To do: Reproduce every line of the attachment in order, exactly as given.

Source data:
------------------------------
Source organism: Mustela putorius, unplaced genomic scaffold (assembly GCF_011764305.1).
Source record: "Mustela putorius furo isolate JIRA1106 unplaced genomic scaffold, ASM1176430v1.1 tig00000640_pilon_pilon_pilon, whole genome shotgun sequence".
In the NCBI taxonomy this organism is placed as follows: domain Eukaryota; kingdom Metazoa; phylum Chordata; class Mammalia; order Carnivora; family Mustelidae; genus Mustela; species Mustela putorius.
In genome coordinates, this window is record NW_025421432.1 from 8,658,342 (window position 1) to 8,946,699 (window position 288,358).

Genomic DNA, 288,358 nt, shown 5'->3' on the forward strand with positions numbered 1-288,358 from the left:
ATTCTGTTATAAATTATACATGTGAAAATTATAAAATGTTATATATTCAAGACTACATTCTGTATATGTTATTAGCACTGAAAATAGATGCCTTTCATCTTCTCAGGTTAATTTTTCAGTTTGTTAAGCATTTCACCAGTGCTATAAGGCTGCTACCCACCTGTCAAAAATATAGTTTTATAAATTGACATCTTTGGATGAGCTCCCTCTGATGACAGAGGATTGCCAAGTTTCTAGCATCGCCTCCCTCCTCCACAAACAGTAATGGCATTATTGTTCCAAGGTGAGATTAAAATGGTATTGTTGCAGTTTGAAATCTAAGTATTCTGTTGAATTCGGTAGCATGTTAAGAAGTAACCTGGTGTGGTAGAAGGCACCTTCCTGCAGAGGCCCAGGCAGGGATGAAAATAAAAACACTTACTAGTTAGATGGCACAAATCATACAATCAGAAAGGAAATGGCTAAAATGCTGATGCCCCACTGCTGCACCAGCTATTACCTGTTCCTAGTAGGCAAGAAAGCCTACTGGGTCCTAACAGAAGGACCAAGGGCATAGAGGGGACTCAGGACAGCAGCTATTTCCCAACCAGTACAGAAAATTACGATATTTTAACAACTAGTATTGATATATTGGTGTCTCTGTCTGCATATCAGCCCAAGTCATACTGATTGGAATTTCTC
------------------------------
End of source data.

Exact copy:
Source organism: Mustela putorius, unplaced genomic scaffold (assembly GCF_011764305.1).
Source record: "Mustela putorius furo isolate JIRA1106 unplaced genomic scaffold, ASM1176430v1.1 tig00000640_pilon_pilon_pilon, whole genome shotgun sequence".
In the NCBI taxonomy this organism is placed as follows: domain Eukaryota; kingdom Metazoa; phylum Chordata; class Mammalia; order Carnivora; family Mustelidae; genus Mustela; species Mustela putorius.
In genome coordinates, this window is record NW_025421432.1 from 8,658,342 (window position 1) to 8,946,699 (window position 288,358).

Genomic DNA, 288,358 nt, shown 5'->3' on the forward strand with positions numbered 1-288,358 from the left:
ATTCTGTTATAAATTATACATGTGAAAATTATAAAATGTTATATATTCAAGACTACATTCTGTATATGTTATTAGCACTGAAAATAGATGCCTTTCATCTTCTCAGGTTAATTTTTCAGTTTGTTAAGCATTTCACCAGTGCTATAAGGCTGCTACCCACCTGTCAAAAATATAGTTTTATAAATTGACATCTTTGGATGAGCTCCCTCTGATGACAGAGGATTGCCAAGTTTCTAGCATCGCCTCCCTCCTCCACAAACAGTAATGGCATTATTGTTCCAAGGTGAGATTAAAATGGTATTGTTGCAGTTTGAAATCTAAGTATTCTGTTGAATTCGGTAGCATGTTAAGAAGTAACCTGGTGTGGTAGAAGGCACCTTCCTGCAGAGGCCCAGGCAGGGATGAAAATAAAAACACTTACTAGTTAGATGGCACAAATCATACAATCAGAAAGGAAATGGCTAAAATGCTGATGCCCCACTGCTGCACCAGCTATTACCTGTTCCTAGTAGGCAAGAAAGCCTACTGGGTCCTAACAGAAGGACCAAGGGCATAGAGGGGACTCAGGACAGCAGCTATTTCCCAACCAGTACAGAAAATTACGATATTTTAACAACTAGTATTGATATATTGGTGTCTCTGTCTGCATATCAGCCCAAGTCATACTGATTGGAATTTCTC